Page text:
My journey does not boast military might nor invasive power; rather, I travel simply with the hope of bringing back knowledge. —Alexa Stevens
What happens when an American young woman visits Iran for the first time? You can find out as you follow the adventures of Alexa Stevens, a Tufts University student majoring in Middle Eastern Studies and Arabic who is en route to Iran. Alexa is one of seven delegates traveling to Iran with the Citizen Diplomacy Reality Tour trip June 26- July 10, 2011.
Citizen Diplomacy delegates on this Iran trip will explore topics such as:
- Is the threat of war the best response to Iran’s nuclear program?
- Is the US media’s portrayal of Iran accurate?
- How do Iranians feel about the US government and people?
To learn more about this trip, visit this Reality Tours web page.
Alexa’s First Post: “Excited and Expectant”
It’s comic how fast fear and anxiety dissipate entirely once routine and order is introduced. Yesterday our itinerary arrived, bringing with it descriptions of the sites we will see (Persepolis, The Friday Mosque, ect.), promises of the smells and tastes we will experience (shay under a 4,000 year old cypress tree, fesenjoon and bademjan in the bazaar) and the alluring dreams of people we might meet.
I can’t tell you just how anxious I was in the weeks between the time I mailed off my passport and yesterday. I had no time to be excited and expectant, instead I pragmatically researched what it might mean for an American to visit Iran.
The preparation for this trip really started a year or so ago, when my newfound interest of the region was strengthened with history books, pop music, a class aptly titled History of Iran—all of this information was gathered sporadically, from a myriad of sources, to help me understand Iran. And so it happened that I fell in love with a country I’d never seen.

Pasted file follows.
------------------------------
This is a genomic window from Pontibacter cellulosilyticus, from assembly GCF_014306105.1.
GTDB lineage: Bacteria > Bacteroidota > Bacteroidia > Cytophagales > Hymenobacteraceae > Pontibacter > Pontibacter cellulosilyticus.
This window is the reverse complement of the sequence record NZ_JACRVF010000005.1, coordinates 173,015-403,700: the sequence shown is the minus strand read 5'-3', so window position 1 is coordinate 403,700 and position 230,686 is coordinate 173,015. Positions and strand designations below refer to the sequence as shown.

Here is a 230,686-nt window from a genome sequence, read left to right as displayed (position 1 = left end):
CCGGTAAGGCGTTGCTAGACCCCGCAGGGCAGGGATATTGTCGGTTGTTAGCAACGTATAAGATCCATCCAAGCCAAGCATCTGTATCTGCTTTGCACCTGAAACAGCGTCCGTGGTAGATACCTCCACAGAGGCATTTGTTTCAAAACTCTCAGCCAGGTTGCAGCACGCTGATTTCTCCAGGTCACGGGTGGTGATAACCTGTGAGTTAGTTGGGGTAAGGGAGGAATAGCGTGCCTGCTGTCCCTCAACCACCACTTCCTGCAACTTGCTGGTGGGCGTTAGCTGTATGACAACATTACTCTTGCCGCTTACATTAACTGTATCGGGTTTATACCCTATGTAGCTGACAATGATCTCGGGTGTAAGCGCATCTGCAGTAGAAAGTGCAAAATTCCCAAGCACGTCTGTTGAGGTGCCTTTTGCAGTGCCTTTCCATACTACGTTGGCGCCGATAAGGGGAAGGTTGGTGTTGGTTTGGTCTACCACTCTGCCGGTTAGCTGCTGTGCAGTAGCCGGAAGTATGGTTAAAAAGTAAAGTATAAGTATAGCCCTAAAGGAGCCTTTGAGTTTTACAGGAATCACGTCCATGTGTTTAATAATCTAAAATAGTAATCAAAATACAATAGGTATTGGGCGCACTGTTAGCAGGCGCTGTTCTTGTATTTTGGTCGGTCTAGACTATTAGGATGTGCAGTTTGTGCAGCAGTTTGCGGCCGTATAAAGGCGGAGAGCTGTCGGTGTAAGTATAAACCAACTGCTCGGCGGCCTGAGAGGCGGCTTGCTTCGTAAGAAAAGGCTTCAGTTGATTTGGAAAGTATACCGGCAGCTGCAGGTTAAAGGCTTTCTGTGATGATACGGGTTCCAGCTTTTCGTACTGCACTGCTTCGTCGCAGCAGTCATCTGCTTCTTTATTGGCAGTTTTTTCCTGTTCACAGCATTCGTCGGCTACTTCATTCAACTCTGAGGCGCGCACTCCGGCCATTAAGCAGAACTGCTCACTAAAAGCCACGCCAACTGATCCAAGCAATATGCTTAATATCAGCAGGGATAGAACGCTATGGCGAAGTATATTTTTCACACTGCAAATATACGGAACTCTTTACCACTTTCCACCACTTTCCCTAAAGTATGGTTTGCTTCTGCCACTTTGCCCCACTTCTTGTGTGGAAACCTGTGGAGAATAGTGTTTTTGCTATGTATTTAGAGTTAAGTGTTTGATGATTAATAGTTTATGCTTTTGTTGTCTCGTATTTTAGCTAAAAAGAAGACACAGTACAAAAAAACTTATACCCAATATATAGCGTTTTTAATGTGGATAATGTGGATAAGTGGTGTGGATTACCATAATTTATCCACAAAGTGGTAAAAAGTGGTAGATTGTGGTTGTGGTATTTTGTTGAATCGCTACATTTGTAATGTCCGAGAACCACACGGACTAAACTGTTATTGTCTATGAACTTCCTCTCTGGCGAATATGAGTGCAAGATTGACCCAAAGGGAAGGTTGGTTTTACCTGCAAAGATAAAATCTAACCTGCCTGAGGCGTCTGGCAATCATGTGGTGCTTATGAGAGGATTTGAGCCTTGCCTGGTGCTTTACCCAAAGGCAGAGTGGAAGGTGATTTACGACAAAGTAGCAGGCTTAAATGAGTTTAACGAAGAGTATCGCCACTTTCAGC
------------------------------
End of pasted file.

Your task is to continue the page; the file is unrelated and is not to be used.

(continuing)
But here’s the thing about those conventional courtships, where snippets of information are devoured with the utmost excitement—as the eventual meeting date grows closer, one begins to question just what exactly their enthusiasm has gotten them into.
About a month and a half ago I bought my ticket, and started to focus not on understanding my elusive paramour, but rather to prepare myself to meet it. I scanned the paper, researched the realities of the legal system, mulled over blogs and travel websites, and began to realize that even the most well-intentioned of tourists don’t always follow the rules of the Islamic Republic. I began obsessing, wondering just how much of me–my past, my thoughts, my opinions, my body–was now a public entity.
I’ve travelled far and wide, but I’ve always maintained the luxury of practically complete independence and autonomy, just as I do at home. I felt pathetic, like I was playing into the stereotypical fears of an ignorant, unaware tourist who assumed and generalized without a care in the world. I know better than this—after all, I had already proclaimed my infatuation with this remarkable place! How could I be wavering on the eve of my trip?
The truth is, I’ve never had to reconcile my somewhat romantic dreams of this country with the concrete realities of travelling there. I never thought I’d have to, so I tucked away my illusions of turquoise tiles, the soft, pleasing sounds of Farsi and mouthwatering kabob, along with my knowledge of the dress code, the awareness that the social is the political and the political is the social, and that the privilege of finally meeting that which I’ve fantasized will make reality better than dreams.
Stay tuned. Tomorrow you’ll find more from Alexa here on our Reality Tours blog.